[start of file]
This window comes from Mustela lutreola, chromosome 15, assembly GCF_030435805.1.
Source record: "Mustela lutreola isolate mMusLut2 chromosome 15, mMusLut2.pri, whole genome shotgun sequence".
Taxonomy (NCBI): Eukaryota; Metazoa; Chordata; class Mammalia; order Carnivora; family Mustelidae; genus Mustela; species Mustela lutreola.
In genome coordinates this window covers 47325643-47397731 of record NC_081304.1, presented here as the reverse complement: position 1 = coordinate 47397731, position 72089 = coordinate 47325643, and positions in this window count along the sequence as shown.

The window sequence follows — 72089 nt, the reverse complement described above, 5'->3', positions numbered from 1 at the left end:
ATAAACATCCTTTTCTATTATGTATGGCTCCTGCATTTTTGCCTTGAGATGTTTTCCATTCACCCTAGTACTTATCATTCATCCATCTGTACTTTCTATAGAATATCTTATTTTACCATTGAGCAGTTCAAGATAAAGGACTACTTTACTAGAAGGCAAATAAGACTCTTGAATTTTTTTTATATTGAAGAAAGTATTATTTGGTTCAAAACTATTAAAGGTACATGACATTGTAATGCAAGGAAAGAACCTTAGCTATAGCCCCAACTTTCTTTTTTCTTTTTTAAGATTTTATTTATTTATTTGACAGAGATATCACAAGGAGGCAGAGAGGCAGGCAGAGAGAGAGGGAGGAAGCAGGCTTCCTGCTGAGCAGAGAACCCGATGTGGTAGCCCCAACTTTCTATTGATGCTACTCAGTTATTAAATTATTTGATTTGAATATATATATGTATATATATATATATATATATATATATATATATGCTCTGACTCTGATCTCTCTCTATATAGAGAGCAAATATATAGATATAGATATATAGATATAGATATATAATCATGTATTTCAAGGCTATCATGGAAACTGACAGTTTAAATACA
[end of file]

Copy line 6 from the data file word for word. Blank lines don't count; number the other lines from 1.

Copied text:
ATAAACATCCTTTTCTATTATGTATGGCTCCTGCATTTTTGCCTTGAGATGTTTTCCATTCACCCTAGTACTTATCATTCATCCATCTGTACTTTCTATAGAATATCTTATTTTACCATTGAGCAGTTCAAGATAAAGGACTACTTTACTAGAAGGCAAATAAGACTCTTGAATTTTTTTTATATTGAAGAAAGTATTATTTGGTTCAAAACTATTAAAGGTACATGACATTGTAATGCAAGGAAAGAACCTTAGCTATAGCCCCAACTTTCTTTTTTCTTTTTTAAGATTTTATTTATTTATTTGACAGAGATATCACAAGGAGGCAGAGAGGCAGGCAGAGAGAGAGGGAGGAAGCAGGCTTCCTGCTGAGCAGAGAACCCGATGTGGTAGCCCCAACTTTCTATTGATGCTACTCAGTTATTAAATTATTTGATTTGAATATATATATGTATATATATATATATATATATATATATATATATGCTCTGACTCTGATCTCTCTCTATATAGAGAGCAAATATATAGATATAGATATATAGATATAGATATATAATCATGTATTTCAAGGCTATCATGGAAACTGACAGTTTAAATACA